End of life care: Clinically assisted nutrition and hydration
112. Clinically assisted nutrition includes intravenous feeding, and feeding by nasogastric tube and by percutaneous endoscopic gastrostomy (PEG) and radiologically inserted gastrostomy (RIG) feeding tubes through the abdominal wall. All these means of providing nutrition also provide fluids necessary to keep patients hydrated. Clinically assisted hydration can also be provided by intravenous or subcutaneous infusion of fluids through a ‘drip’. The terms ‘clinically assisted nutrition’ and ‘clinically assisted hydration’ do not refer to help given to patients to eat or drink, for example by spoon feeding.
113. Providing nutrition and hydration by tube or drip may provide symptom relief, or prolong or improve the quality of the patient’s life; but they may also present problems.xxvii The current evidence about the benefits, burdens and risks of these techniques as patients approach the end of life is not clear-cut.xxviii This can lead to concerns that patients who are unconscious or semi-conscious may be experiencing distressing symptoms and complications, or otherwise be suffering either because their needs for nutrition or hydration are not being met or because attempts to meet their perceived needs for nutrition or hydration may be causing them avoidable suffering.
114. Nutrition and hydration provided by tube or drip are regarded in law as medical treatment32, and should be treated in the same way as other medical interventions. Nonetheless, some people see nutrition and hydration, whether taken orally or by tube or drip, as part of basic nurture for the patient that should almost always be provided. For this reason it is especially important that you listen to and consider the views of the patient and of those close to them (including their cultural and religious views) and explain the issues to be considered, including the benefits, burdens and risks of providing clinically assisted nutrition and hydration. You should make sure that patients, those close to them and the healthcare team understand that, when clinically assisted nutrition or hydration would be of overall benefit, it will always be offered; and that if a decision is taken not to provide clinically assisted nutrition or hydration, the patient will continue to receive high-quality care, with any symptoms addressed.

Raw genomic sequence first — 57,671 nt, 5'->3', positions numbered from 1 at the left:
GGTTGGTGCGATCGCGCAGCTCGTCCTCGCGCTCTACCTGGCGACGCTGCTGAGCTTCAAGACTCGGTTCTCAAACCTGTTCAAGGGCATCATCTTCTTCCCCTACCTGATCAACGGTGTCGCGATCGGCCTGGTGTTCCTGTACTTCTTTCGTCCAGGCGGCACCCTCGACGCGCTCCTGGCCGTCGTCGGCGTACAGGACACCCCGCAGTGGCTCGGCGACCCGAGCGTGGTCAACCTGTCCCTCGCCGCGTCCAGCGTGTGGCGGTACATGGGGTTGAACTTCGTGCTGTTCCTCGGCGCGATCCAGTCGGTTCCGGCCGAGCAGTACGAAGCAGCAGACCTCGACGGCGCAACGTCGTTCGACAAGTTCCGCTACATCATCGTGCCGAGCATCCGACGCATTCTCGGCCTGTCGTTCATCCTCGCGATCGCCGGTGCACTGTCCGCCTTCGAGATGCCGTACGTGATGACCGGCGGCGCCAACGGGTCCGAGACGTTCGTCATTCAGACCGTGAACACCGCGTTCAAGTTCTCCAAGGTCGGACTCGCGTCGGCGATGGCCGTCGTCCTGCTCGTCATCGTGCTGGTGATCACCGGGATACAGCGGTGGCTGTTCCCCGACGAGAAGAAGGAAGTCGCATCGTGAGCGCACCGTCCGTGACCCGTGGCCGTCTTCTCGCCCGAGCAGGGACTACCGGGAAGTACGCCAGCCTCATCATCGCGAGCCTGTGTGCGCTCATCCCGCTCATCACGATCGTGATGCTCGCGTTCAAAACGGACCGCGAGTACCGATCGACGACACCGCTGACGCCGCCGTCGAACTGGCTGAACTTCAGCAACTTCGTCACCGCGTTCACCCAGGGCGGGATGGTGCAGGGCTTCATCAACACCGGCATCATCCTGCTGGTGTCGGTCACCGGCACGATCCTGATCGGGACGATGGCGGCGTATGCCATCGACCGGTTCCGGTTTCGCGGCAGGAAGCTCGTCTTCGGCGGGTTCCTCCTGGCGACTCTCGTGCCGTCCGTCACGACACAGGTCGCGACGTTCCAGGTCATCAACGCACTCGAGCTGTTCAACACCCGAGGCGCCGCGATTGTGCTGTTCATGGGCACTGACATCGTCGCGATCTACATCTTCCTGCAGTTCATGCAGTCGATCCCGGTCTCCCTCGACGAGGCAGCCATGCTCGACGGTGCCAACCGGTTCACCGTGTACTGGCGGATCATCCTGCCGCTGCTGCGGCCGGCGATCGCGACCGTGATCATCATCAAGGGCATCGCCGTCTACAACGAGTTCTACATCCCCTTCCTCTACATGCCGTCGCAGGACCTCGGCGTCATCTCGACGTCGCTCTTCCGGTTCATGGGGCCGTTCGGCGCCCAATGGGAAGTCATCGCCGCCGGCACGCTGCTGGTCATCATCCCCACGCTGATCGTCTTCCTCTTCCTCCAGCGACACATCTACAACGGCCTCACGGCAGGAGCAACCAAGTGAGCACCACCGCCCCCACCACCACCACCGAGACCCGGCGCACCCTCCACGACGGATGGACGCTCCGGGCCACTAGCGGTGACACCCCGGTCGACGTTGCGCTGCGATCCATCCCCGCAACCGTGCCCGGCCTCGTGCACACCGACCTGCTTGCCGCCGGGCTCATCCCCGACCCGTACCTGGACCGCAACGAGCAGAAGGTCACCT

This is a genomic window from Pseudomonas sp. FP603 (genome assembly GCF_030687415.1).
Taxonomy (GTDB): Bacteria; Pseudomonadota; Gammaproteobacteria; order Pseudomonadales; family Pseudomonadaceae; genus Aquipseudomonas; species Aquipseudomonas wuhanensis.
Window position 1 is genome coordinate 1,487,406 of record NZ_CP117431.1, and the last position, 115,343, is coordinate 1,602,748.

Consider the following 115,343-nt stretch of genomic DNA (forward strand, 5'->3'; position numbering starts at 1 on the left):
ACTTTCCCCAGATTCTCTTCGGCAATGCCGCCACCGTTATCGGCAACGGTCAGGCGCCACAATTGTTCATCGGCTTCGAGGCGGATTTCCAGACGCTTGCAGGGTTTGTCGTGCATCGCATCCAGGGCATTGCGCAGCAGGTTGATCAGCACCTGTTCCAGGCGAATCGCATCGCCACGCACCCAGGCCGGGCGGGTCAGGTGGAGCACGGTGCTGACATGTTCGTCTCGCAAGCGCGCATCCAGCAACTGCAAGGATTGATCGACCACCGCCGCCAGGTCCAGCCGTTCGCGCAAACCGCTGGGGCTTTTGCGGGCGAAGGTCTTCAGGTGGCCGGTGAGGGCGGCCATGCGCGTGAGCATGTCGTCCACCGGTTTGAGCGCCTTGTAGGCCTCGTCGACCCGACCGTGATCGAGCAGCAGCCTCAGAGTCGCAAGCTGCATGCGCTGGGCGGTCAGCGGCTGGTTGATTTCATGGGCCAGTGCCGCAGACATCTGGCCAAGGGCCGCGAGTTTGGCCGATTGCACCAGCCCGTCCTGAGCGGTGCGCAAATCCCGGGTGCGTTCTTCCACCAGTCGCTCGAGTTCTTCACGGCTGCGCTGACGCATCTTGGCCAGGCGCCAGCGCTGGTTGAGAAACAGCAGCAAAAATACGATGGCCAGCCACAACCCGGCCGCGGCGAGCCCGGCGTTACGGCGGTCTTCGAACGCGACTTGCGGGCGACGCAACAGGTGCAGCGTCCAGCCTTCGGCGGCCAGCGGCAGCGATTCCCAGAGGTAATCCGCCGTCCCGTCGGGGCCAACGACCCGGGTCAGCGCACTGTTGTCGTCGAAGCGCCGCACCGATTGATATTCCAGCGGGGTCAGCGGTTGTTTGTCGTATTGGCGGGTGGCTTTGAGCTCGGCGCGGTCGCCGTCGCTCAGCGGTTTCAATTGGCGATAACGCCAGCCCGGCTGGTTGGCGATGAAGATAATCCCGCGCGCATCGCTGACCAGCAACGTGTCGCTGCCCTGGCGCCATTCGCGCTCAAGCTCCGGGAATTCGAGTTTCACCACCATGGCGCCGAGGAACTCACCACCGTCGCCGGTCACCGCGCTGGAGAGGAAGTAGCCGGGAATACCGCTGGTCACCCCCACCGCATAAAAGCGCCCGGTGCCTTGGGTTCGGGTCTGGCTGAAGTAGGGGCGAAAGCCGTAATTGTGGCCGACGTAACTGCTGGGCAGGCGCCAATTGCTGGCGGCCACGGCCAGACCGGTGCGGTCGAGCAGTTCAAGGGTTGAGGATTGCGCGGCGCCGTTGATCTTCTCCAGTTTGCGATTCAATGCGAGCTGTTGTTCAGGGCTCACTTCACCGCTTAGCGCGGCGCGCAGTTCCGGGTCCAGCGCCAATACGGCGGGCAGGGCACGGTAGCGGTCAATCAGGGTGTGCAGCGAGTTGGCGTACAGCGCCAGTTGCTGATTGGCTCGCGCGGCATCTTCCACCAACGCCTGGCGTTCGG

115. If disagreement arises between you and the patient (or those close to a patient who lacks capacity), or you and other members of the healthcare team, or between the team and those close to the patient, about whether clinically assisted nutrition or hydration should be provided, you should seek resolution following the guidance in paragraphs 47-49. You should make sure that the patient, or someone acting on their behalf, is informed and given advice on the patient’s rights and how to access their own legal advice or representation.
32 Airedale NHS Trust v Bland  1 All ER 821.
xxvii An explanation of the different techniques for providing nutrition and hydration by tube or drip can be found in the NICE guideline Nutrition support in adults: oral nutrition support, enteral tube feeding and parenteral nutrition. (Feb 2006). Artificial Nutrition and Hydration: guidance in end of life care for adults. National Council for Palliative Care (2007).
xxviii For a detailed discussion of evidence on the benefits, burdens and risks when nutrition or hydration is provided by drip or tube, refer to Improving Nutritional Care. A joint action plan from the Department of Health and Nutrition Summit stakeholders (October 2007).